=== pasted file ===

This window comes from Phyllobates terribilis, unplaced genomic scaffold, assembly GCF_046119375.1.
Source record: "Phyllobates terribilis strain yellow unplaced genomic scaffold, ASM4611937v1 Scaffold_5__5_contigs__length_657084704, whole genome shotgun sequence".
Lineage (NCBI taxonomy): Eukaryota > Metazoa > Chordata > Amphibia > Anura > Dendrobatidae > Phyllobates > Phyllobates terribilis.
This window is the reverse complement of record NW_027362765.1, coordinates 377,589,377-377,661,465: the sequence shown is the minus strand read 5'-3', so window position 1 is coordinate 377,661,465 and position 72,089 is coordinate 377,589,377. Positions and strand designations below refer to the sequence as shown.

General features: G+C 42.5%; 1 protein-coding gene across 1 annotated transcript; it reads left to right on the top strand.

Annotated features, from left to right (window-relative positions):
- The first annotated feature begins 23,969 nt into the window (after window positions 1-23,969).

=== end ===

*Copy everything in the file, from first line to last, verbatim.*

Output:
This window comes from Phyllobates terribilis, unplaced genomic scaffold, assembly GCF_046119375.1.
Source record: "Phyllobates terribilis strain yellow unplaced genomic scaffold, ASM4611937v1 Scaffold_5__5_contigs__length_657084704, whole genome shotgun sequence".
Lineage (NCBI taxonomy): Eukaryota > Metazoa > Chordata > Amphibia > Anura > Dendrobatidae > Phyllobates > Phyllobates terribilis.
This window is the reverse complement of record NW_027362765.1, coordinates 377,589,377-377,661,465: the sequence shown is the minus strand read 5'-3', so window position 1 is coordinate 377,661,465 and position 72,089 is coordinate 377,589,377. Positions and strand designations below refer to the sequence as shown.

General features: G+C 42.5%; 1 protein-coding gene across 1 annotated transcript; it reads left to right on the top strand.

Annotated features, from left to right (window-relative positions):
- The first annotated feature begins 23,969 nt into the window (after window positions 1-23,969).